Ancient Greek - Attica (Athena + Owl) - Silver Tetradrachma - Presented in a custom 18k gold mount with diamond accented bale.

Denomination:  Tetradrachm                                   

Date: Circa 139/8 BC

Mint: Athens, Greece. 

Weight: 16.25 grams

Condition: Very Fine

Description:  ATTICA.  New Style coinage. Herakleides, Eikles and Dionis as Magistrates. Obverse: Helmeted head of Athena right. Reverse:  Owl standing right on amphora, head facing. To right, winged Tyche with amphora standing left: I on Amphora; all within wreath.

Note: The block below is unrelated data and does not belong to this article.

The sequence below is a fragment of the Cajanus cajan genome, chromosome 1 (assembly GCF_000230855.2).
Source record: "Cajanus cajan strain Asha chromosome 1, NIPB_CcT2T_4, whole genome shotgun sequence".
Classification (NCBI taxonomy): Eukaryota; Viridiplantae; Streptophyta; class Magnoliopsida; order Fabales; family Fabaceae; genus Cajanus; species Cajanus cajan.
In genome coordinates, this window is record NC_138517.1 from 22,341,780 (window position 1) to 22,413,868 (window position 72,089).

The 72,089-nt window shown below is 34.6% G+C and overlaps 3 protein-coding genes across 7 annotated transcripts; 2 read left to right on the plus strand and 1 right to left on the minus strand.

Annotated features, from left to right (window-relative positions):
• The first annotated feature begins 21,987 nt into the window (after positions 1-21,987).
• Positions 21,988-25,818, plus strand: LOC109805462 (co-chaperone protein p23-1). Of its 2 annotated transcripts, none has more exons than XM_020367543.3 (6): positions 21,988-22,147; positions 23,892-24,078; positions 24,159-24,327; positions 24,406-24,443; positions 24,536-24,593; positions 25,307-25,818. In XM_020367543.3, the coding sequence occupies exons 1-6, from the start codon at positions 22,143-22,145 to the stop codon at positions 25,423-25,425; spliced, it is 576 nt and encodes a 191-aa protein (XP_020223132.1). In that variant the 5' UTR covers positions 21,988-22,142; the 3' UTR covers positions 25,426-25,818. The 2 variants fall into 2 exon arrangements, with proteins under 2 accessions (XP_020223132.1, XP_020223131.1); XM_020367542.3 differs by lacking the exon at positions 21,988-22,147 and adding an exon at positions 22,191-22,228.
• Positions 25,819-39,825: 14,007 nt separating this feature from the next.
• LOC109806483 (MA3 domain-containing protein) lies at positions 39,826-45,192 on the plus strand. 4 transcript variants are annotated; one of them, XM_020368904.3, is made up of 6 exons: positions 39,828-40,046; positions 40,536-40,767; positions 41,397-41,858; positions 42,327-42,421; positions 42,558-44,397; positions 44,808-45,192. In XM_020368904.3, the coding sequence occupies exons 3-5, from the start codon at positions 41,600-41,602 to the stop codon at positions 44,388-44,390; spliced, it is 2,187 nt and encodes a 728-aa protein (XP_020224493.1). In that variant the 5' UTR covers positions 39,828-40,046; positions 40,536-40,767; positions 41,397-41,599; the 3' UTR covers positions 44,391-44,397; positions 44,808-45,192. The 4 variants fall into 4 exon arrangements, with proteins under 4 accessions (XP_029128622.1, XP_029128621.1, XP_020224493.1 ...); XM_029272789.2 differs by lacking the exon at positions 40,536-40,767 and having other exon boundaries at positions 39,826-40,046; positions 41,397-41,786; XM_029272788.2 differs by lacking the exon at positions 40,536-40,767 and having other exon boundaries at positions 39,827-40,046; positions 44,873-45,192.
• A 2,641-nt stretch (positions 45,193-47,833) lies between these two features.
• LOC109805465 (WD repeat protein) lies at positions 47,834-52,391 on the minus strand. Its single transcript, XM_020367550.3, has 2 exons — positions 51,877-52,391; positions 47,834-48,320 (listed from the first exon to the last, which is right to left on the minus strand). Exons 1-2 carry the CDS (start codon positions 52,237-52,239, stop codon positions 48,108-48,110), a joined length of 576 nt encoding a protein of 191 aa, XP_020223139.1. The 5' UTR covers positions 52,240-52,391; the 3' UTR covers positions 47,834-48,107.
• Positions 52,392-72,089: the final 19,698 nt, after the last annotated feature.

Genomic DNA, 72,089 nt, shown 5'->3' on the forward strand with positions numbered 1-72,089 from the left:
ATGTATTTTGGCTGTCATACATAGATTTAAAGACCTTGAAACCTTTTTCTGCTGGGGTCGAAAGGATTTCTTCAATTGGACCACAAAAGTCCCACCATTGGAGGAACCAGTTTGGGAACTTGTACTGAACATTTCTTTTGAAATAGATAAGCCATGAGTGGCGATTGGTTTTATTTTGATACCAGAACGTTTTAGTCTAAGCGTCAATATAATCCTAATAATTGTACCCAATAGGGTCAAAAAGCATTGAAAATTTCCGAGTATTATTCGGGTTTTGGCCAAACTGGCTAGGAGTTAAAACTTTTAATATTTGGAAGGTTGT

History: Athena was one of the most important goddesses in Greek mythology. She sprang full-grown and armored from the forehead of the god Zeus and was his favorite child. The Parthenon, in Athens, became hers because of her gift of the olive tree to the Athenian people. A sprig of the tree appears on her coin. Athena was primarily the goddess of the Greek cities, of industry and the arts, and, in later mythology, of wisdom; she was also goddess of war, a patron of the agricultural arts and of the crafts of women, especially spinning and weaving, among her gifts to man were the inventions of the plow and the flute. The arts of taming animals, building ships, and making shoes are included in her attributes, and she was often associated with birds, specifically the owl. She was a virgin goddess and is always represented fully clothed, usually in armor and often holding a spear. On the obverse one sees her head wearing a military helmet symbolizing her warrior aspect as protector of the city. On the reverse is her sacred bird, the owl, symbolizing wisdom and above, to the left, is an olive sprig symbolizing her agricultural duties. Just behind the owl's back is a small crescent moon, supporting the idea that she may have originated as a lunar goddess. In Athens, owls represented a force of mystery, but one associated with good. In many ancient cultures, owning or carrying a piece of an owl as a charm was thought to provide special protection from evil spirits and health problems.